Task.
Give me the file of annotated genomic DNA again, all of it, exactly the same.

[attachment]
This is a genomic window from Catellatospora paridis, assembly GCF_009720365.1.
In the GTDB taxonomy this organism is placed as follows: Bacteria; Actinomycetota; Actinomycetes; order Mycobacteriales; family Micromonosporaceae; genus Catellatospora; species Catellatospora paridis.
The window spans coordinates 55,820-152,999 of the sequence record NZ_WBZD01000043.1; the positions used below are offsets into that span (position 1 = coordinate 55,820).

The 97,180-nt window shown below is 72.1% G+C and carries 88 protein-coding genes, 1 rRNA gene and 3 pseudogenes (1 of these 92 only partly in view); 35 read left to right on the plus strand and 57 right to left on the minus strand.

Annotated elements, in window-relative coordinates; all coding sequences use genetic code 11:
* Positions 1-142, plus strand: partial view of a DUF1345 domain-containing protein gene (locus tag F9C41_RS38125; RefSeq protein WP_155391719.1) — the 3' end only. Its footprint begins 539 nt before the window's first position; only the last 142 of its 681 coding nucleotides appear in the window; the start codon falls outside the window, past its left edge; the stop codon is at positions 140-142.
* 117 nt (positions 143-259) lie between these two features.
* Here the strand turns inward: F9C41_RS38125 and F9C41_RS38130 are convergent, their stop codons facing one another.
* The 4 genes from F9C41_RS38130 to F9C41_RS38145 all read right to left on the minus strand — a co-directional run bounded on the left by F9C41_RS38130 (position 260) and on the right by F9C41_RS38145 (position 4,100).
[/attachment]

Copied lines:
This is a genomic window from Catellatospora paridis, assembly GCF_009720365.1.
In the GTDB taxonomy this organism is placed as follows: Bacteria; Actinomycetota; Actinomycetes; order Mycobacteriales; family Micromonosporaceae; genus Catellatospora; species Catellatospora paridis.
The window spans coordinates 55,820-152,999 of the sequence record NZ_WBZD01000043.1; the positions used below are offsets into that span (position 1 = coordinate 55,820).

The 97,180-nt window shown below is 72.1% G+C and carries 88 protein-coding genes, 1 rRNA gene and 3 pseudogenes (1 of these 92 only partly in view); 35 read left to right on the plus strand and 57 right to left on the minus strand.

Annotated elements, in window-relative coordinates; all coding sequences use genetic code 11:
* Positions 1-142, plus strand: partial view of a DUF1345 domain-containing protein gene (locus tag F9C41_RS38125; RefSeq protein WP_155391719.1) — the 3' end only. Its footprint begins 539 nt before the window's first position; only the last 142 of its 681 coding nucleotides appear in the window; the start codon falls outside the window, past its left edge; the stop codon is at positions 140-142.
* 117 nt (positions 143-259) lie between these two features.
* Here the strand turns inward: F9C41_RS38125 and F9C41_RS38130 are convergent, their stop codons facing one another.
* The 4 genes from F9C41_RS38130 to F9C41_RS38145 all read right to left on the minus strand — a co-directional run bounded on the left by F9C41_RS38130 (position 260) and on the right by F9C41_RS38145 (position 4,100).